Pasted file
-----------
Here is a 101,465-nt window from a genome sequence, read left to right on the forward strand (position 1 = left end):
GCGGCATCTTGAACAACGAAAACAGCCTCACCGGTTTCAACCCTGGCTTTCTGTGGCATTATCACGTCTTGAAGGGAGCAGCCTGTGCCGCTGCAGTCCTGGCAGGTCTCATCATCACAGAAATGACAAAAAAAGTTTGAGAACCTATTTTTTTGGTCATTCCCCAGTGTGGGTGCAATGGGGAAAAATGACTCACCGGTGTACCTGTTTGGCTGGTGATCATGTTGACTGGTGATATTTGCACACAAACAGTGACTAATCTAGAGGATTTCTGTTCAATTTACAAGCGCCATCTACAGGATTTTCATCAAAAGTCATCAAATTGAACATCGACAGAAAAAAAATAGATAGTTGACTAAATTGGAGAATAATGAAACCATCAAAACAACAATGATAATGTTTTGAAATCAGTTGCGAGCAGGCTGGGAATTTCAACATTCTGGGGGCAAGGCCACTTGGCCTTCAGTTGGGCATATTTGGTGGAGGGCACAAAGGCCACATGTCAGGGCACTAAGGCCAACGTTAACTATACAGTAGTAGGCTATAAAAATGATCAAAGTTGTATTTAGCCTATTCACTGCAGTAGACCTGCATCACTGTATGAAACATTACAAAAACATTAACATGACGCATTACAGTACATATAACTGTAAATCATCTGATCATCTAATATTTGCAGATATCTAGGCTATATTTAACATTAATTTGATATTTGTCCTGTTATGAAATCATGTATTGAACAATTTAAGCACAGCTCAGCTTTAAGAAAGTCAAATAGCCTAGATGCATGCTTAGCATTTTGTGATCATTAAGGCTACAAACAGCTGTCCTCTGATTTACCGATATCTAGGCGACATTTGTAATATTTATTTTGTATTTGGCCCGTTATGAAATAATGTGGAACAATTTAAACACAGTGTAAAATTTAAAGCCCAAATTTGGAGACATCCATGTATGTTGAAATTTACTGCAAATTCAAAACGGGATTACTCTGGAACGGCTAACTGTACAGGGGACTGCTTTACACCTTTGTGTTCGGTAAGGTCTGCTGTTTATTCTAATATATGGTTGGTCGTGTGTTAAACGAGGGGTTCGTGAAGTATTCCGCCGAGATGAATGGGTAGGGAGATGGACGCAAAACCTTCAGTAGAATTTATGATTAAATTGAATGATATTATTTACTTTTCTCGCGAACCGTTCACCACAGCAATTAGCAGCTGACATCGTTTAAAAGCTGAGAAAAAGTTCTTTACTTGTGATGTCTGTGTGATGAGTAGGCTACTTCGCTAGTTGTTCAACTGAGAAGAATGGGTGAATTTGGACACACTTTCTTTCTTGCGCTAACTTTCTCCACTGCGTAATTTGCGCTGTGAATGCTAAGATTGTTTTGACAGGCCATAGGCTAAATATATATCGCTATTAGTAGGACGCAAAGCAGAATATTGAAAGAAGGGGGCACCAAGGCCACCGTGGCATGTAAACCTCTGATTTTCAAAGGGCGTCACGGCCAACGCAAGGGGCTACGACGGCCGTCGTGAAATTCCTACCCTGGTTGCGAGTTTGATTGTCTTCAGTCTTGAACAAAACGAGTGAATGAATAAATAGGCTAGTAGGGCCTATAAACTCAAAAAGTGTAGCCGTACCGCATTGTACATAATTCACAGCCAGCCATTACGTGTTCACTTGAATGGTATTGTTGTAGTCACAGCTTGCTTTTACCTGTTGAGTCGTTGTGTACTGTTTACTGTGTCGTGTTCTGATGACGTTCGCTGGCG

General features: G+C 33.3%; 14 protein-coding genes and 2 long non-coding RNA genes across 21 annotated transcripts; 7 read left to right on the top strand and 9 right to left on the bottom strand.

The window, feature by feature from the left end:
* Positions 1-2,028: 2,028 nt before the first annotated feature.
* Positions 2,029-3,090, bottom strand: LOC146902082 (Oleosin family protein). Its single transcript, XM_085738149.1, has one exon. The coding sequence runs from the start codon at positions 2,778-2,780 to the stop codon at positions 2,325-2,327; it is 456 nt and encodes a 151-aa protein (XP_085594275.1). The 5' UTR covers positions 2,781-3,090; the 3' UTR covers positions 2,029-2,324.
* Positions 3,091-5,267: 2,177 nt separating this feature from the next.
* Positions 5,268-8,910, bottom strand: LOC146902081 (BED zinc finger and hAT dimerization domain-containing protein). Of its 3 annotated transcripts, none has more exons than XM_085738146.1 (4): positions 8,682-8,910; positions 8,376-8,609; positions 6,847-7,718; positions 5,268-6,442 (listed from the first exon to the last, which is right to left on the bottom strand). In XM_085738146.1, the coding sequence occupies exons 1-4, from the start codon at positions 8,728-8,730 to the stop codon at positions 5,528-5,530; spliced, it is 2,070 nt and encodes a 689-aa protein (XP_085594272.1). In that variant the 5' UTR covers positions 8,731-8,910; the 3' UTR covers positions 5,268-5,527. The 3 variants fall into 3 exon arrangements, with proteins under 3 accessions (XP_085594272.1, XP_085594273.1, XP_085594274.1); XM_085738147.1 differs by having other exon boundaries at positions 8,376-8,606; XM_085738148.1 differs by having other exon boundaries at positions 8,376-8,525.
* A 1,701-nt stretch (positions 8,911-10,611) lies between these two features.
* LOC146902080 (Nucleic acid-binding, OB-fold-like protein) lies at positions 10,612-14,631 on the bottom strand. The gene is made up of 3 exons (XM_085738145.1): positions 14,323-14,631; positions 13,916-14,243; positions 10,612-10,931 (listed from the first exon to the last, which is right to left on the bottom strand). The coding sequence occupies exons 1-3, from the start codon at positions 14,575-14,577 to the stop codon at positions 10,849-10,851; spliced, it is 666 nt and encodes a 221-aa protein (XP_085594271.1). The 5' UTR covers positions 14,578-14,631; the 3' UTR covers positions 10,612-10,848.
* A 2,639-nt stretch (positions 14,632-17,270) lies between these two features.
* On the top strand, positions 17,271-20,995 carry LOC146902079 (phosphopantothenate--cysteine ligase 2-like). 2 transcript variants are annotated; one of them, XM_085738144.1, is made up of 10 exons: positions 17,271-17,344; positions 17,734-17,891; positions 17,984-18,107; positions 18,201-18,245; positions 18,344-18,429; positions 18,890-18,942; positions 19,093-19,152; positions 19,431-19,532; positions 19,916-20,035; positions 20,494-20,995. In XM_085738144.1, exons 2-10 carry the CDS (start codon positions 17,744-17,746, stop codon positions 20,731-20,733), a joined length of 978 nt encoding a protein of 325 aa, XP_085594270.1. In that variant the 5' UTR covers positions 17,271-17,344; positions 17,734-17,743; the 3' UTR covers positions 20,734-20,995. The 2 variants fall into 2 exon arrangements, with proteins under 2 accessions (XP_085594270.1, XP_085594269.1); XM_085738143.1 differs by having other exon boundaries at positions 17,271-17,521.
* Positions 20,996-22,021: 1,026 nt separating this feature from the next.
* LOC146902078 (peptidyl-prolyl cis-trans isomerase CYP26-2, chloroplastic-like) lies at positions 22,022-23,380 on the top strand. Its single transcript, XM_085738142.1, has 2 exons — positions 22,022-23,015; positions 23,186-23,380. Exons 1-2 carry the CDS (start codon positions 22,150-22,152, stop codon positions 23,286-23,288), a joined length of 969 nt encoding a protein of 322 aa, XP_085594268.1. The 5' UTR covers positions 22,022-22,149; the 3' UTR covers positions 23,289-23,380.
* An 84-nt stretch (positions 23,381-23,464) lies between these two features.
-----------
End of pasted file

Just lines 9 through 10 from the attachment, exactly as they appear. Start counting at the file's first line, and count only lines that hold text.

* A 1,701-nt stretch (positions 8,911-10,611) lies between these two features.
* LOC146902080 (Nucleic acid-binding, OB-fold-like protein) lies at positions 10,612-14,631 on the bottom strand. The gene is made up of 3 exons (XM_085738145.1): positions 14,323-14,631; positions 13,916-14,243; positions 10,612-10,931 (listed from the first exon to the last, which is right to left on the bottom strand). The coding sequence occupies exons 1-3, from the start codon at positions 14,575-14,577 to the stop codon at positions 10,849-10,851; spliced, it is 666 nt and encodes a 221-aa protein (XP_085594271.1). The 5' UTR covers positions 14,578-14,631; the 3' UTR covers positions 10,612-10,848.